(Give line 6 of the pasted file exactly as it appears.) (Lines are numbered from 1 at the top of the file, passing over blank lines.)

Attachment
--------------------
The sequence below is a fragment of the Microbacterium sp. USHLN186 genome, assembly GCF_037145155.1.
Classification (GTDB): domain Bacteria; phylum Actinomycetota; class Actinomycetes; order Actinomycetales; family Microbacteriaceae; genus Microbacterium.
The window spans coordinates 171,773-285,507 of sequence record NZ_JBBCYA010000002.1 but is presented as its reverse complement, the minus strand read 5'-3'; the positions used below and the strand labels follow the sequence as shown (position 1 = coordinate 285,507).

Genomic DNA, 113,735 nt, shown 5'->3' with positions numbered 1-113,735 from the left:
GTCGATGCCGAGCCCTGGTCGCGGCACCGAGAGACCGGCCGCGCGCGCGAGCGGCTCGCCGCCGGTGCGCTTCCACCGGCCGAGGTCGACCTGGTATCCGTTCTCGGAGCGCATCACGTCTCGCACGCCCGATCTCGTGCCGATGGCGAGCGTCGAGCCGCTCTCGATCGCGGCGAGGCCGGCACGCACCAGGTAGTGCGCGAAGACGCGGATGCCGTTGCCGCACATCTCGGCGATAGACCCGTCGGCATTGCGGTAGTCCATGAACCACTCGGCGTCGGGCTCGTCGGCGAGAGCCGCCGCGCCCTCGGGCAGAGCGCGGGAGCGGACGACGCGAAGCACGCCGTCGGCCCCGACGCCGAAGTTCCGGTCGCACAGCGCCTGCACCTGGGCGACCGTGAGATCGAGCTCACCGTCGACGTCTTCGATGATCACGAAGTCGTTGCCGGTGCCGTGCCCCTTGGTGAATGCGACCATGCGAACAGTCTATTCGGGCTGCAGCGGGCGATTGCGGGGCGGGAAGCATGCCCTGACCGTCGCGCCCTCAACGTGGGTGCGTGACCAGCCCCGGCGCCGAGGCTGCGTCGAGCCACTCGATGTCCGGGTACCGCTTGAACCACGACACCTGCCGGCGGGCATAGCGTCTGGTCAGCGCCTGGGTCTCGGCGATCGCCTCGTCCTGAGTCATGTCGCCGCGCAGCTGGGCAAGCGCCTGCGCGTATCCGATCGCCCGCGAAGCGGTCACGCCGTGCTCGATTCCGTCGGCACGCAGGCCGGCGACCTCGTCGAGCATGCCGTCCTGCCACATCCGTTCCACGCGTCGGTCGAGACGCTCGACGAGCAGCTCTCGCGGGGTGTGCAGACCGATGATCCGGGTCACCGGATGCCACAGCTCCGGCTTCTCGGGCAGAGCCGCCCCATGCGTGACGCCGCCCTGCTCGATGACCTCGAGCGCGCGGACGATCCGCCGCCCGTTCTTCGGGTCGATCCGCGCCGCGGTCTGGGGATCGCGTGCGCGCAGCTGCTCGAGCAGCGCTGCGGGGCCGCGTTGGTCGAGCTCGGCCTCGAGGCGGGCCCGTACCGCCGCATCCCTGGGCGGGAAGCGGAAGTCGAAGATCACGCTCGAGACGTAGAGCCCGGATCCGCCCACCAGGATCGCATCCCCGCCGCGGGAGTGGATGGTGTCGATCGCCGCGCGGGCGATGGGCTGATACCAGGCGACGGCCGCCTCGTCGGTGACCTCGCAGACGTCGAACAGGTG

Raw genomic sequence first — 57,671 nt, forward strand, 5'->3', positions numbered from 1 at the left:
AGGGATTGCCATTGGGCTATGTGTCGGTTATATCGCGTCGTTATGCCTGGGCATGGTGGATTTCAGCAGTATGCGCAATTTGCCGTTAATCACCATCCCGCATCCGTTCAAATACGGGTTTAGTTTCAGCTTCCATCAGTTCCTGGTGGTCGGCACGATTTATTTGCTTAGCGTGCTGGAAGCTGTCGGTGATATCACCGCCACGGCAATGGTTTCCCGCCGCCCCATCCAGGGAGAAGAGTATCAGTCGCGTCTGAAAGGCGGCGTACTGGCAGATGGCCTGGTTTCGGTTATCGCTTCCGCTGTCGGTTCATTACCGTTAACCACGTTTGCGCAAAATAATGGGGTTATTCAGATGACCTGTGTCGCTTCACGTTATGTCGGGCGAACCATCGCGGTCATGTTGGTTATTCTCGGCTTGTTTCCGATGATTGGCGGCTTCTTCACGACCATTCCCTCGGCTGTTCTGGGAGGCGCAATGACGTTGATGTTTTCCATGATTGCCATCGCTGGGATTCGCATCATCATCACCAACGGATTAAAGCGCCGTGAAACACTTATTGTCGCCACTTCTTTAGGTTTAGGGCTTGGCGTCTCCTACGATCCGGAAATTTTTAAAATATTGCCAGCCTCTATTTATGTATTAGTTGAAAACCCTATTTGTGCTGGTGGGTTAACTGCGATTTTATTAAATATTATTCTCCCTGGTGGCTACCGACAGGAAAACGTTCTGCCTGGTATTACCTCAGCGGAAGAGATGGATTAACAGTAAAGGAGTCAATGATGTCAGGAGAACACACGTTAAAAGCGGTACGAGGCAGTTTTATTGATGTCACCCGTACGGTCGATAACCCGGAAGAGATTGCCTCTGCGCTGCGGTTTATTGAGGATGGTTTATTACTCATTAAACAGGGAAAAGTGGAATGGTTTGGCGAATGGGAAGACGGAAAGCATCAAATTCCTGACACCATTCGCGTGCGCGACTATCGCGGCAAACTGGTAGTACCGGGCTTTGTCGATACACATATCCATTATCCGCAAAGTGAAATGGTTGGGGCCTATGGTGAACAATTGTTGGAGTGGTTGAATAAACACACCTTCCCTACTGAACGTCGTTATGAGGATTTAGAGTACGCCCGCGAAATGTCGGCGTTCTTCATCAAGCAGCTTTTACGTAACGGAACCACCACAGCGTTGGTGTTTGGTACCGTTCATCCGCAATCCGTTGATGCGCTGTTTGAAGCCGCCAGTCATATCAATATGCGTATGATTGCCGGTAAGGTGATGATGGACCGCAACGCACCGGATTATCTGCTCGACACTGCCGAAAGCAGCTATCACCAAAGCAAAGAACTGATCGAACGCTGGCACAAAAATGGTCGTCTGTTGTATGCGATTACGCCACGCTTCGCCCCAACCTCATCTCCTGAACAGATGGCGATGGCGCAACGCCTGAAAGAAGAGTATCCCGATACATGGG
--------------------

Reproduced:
Raw genomic sequence first — 57,671 nt, forward strand, 5'->3', positions numbered from 1 at the left: